Lincoln High Students Share Their Immigration Stories

Sioux Falls, S.D. – Moving to a new home can be very challenging.  However, immigrants and refugees have it tougher than anyone.

“We want people to know, not just assume things that are going on because you can’t judge a book by its cover.  So you want to know about where they came from and the things they went through before you start judging them,” says Lincoln High School Senior Amani Boas.

After receiving a micro grant from South Dakota Faith in Public Life, Lincoln High senior Michael Chang was tasked to organize storytelling events for immigrants and refugees.

The Stanford University-bound Chang says these events are an opportunity to inform the public about the common misunderstandings when it comes to immigrants.

“The purpose of this event is kind of just to humanize and kind of clear up a lot of the misinformation there is around immigrants and refugees.  It’s certainly a pertinent issue,” says Chang.

Four Lincoln High School students were nominated by their teachers to speak at the event to tell their adventures.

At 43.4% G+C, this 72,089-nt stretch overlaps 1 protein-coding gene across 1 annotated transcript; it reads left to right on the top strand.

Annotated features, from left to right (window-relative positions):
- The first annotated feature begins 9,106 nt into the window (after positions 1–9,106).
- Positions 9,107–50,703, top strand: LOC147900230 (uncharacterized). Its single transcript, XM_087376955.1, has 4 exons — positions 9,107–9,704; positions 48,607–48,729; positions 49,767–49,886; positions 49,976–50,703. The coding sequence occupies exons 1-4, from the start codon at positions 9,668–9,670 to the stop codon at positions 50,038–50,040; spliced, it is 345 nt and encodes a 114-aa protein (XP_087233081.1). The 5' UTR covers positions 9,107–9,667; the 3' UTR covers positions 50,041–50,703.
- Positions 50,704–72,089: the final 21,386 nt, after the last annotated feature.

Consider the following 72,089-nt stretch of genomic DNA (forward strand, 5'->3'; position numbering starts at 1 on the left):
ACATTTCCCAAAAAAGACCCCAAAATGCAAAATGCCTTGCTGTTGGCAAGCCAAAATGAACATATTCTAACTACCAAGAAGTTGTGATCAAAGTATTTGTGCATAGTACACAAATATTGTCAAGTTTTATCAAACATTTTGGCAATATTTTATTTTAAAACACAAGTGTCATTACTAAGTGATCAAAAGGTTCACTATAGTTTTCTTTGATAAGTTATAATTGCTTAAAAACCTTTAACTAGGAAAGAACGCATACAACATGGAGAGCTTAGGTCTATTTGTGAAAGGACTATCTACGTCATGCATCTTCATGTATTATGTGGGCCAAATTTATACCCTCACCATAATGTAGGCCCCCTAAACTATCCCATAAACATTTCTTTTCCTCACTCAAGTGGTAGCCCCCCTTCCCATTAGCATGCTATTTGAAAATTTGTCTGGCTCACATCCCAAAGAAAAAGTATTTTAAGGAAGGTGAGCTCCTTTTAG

Boas emigrated from Burundi to Sioux Falls when he was eight years old.

His passion for the sport of soccer helped him acclimate to his new home.

“We had some people that helped me out.  They tried me out for the Dakota Alliance and I started playing ever since then and still play now,” Boas tells us.

Natalie Silva-Rodriguez emigrated from Puerto Rico when she was eleven.

She says immigrants and refugees want an opportunity to experience the american dream.

“They just want to be part of this.  It’s not just the color of our skin and what race we are, we are together, united like America is for dreams and freedom,” says Silva-Rodriguez.

Last year the Lutheran Social Services resettled 316 refugees in Sioux Falls.

43% of them were 18-years-old or younger.

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